So far results have been mixed. Tripadvisor and a search for desert homes through travel agencies has been a good source for hotels. Instagram has been also a really good source, first to find places by only searching for hashtags and secondly to get in touch with like-minded people which after I contacted them via direct message or their homepage recommended places. Through Pinterest I also came across some smaller hotels.

One of the more disappointing sources was Couchsurfing. Initial I thought local people with an interest in architecture or design would be helpful, so I texted those ones. But after I spoke to some and after one man sent me virtual roses and his latest religious song via Whatsapp I discarded Couchsurfing. I will try to find an alternative way. Instagram and local travel guides can be an option.

Couchsurfing had and obviously still has the problem that people started using it for dating rather than sharing a place and meeting travelers. The nowadays notorious dating app Tinder proved for my case useful. My friends make fun of me that I am using Tinder for business. But it is an easy and free way to advertise your project. Of course in my case only to a male crowd but that’s already 50%. Recently one Iranian architect told me through the app about his latest project at the Caspian Sea. I still need to check it out in person but it seems promising. In case it makes it into the book no jokes anymore, please.

Why personal connections are crucial

Both design and Iranian websites were especially valuable for modern homes but are lacking two things. First you rarely see the actual interior of a house and how it was decorated and you have no contact to the owners or tenants. In Iran the personal connection is often crucial as the home is important as a safe space. Still I choose it to get an overview over current projects and got in contact with the architecture offices.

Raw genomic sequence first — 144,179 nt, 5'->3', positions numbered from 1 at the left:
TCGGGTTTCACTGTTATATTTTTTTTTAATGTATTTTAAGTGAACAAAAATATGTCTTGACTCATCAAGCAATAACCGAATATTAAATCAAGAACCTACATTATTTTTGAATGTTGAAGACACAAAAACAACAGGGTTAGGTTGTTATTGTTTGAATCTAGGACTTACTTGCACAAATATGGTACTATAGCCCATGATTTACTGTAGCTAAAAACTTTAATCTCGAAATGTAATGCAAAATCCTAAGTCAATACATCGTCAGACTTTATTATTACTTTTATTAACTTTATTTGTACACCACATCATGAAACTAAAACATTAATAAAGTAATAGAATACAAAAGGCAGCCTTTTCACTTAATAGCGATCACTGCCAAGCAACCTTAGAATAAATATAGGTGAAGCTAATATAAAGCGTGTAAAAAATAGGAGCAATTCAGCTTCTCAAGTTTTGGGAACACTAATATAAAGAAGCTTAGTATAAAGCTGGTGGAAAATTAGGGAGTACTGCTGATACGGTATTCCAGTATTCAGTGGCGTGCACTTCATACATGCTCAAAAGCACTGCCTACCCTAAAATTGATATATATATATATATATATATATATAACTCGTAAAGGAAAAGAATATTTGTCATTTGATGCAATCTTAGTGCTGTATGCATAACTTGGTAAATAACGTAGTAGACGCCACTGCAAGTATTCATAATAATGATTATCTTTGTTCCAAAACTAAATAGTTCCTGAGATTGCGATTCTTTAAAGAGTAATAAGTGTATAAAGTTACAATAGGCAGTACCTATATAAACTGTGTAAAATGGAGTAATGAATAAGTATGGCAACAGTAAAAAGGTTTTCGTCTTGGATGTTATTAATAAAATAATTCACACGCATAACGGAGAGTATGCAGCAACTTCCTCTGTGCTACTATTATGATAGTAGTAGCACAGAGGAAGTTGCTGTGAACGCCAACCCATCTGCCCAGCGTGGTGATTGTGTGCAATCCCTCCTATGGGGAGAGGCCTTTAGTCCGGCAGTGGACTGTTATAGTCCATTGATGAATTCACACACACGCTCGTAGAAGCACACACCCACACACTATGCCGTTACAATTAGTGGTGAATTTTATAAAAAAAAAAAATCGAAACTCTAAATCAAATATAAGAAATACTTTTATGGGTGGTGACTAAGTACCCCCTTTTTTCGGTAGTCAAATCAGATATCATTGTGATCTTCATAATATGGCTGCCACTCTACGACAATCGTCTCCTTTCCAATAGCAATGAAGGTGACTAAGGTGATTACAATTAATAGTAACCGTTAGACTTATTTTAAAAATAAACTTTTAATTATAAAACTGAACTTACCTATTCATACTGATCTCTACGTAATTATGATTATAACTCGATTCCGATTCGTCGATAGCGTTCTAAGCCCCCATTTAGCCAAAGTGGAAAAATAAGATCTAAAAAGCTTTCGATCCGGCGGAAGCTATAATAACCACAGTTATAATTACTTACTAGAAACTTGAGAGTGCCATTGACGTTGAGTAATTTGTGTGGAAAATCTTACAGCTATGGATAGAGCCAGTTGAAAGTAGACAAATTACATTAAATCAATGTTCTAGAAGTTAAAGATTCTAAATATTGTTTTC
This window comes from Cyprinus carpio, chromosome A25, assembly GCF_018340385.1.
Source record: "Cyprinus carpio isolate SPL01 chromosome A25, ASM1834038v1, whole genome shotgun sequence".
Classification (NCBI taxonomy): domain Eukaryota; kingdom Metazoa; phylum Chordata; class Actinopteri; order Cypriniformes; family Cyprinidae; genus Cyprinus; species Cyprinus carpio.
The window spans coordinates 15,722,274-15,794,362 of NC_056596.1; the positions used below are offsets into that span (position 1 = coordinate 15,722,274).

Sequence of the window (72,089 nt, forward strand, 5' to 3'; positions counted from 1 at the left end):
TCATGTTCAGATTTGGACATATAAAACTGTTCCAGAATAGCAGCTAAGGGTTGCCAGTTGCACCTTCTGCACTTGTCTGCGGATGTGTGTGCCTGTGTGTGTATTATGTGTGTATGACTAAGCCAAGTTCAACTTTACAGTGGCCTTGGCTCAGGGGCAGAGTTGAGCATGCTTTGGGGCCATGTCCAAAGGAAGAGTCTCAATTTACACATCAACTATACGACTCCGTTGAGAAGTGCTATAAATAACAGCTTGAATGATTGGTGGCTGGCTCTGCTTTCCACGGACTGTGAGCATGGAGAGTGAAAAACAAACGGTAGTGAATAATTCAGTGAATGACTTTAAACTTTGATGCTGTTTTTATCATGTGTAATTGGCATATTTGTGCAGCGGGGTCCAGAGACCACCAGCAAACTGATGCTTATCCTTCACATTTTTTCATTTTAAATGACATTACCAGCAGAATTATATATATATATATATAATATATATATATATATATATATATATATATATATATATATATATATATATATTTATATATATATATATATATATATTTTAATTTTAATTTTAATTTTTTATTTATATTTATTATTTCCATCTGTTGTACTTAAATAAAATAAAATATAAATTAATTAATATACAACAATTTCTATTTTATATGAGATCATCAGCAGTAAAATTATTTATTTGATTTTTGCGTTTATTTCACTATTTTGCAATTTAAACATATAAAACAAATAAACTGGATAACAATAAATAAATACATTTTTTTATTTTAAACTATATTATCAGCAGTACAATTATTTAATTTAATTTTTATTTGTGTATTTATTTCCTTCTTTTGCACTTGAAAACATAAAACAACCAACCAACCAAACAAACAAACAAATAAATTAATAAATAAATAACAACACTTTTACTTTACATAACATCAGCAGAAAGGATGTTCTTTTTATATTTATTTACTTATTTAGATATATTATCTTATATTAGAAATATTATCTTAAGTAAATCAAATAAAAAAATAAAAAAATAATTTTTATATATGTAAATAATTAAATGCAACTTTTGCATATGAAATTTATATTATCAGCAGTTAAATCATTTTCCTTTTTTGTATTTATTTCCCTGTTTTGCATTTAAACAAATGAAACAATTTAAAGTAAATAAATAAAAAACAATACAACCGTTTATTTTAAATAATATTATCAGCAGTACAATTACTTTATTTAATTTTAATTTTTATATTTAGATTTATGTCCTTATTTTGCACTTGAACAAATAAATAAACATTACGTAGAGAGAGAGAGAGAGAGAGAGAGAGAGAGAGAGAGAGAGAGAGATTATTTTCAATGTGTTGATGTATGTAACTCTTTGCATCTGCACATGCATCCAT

Same is true for the architecture guide by Thomas Meyer-Wieser which provides a really good intro and overview of Iranian architecture. It covers some private houses but mostly public ones. The book will be available in English from May on, so make sure you order a copy when it’s out.

One of the most valuable sources was by far businesses: Galleries, art shops and stores of home decor often know their clients and function as a meeting point. I either approached them through my own contacts or went directly into the stores. Both ways worked really well. I found a lot of houses in Tehran through this way.

After two months of research both upfront and now also on-site my new list with a new emphasize would look like this:

  • Own contacts
  • Galleries and handcrafts shops
  • Social Media (Pinterest (Hashtag)/Instagram (Hashtag and people)/Facebook (Groups)/Tripadvisor (Hotels/Restaurants)
  • Architecture or design blogs and websites
  • Travel, history and architecture books
  • Google Search and Picture search
  • Couchsurfing

The two months confirmed my earlier belief that personal contacts will be crucial. Iranian life happens behind veils but people are happy to open them for you.